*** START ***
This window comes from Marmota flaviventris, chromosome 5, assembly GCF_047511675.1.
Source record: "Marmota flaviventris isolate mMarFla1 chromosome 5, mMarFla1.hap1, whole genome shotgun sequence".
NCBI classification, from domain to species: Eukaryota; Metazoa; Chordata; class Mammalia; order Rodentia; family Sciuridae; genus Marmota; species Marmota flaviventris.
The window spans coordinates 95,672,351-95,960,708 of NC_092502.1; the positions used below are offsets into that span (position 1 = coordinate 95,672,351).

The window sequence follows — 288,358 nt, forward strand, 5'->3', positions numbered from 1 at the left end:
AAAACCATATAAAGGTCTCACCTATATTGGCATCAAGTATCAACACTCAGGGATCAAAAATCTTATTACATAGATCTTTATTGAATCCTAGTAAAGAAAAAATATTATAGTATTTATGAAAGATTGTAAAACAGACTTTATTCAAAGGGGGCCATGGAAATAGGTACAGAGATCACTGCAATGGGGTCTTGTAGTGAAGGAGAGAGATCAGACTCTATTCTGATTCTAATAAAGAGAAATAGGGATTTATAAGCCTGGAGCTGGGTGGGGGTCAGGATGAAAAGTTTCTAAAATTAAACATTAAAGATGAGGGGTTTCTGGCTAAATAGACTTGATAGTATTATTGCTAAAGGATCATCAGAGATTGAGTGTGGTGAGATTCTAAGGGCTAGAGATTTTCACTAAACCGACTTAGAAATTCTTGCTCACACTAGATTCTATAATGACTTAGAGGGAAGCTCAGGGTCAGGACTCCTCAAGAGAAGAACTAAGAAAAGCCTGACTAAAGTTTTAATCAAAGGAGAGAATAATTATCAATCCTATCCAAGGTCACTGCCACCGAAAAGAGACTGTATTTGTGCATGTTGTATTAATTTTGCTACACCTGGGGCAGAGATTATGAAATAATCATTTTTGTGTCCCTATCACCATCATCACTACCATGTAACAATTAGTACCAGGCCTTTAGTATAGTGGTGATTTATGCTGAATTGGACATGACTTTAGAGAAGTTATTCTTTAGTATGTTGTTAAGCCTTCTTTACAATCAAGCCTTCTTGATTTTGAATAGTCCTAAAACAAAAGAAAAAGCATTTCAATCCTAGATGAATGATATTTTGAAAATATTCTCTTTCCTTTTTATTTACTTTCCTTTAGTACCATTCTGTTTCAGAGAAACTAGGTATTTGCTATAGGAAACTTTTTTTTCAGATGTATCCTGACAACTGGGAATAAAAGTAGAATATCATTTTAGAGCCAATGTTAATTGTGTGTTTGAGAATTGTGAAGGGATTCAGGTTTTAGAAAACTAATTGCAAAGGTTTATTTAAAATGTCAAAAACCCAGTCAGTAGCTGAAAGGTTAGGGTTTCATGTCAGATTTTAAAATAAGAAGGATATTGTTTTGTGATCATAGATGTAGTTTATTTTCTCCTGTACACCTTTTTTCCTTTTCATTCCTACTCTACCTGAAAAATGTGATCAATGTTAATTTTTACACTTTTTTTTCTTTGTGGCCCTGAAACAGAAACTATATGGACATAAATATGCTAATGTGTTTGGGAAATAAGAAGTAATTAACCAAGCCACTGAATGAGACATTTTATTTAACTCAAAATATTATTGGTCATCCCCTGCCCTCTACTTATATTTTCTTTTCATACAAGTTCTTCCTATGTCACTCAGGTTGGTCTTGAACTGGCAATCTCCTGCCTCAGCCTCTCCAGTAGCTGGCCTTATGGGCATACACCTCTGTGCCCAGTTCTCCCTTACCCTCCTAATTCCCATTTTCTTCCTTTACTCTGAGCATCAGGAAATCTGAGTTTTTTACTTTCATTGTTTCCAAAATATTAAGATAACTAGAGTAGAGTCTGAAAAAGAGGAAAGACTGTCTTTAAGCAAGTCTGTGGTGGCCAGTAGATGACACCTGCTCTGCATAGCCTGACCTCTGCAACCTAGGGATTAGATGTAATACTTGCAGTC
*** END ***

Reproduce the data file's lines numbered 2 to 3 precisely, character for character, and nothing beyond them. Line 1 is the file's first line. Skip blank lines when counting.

Source record: "Marmota flaviventris isolate mMarFla1 chromosome 5, mMarFla1.hap1, whole genome shotgun sequence".
NCBI classification, from domain to species: Eukaryota; Metazoa; Chordata; class Mammalia; order Rodentia; family Sciuridae; genus Marmota; species Marmota flaviventris.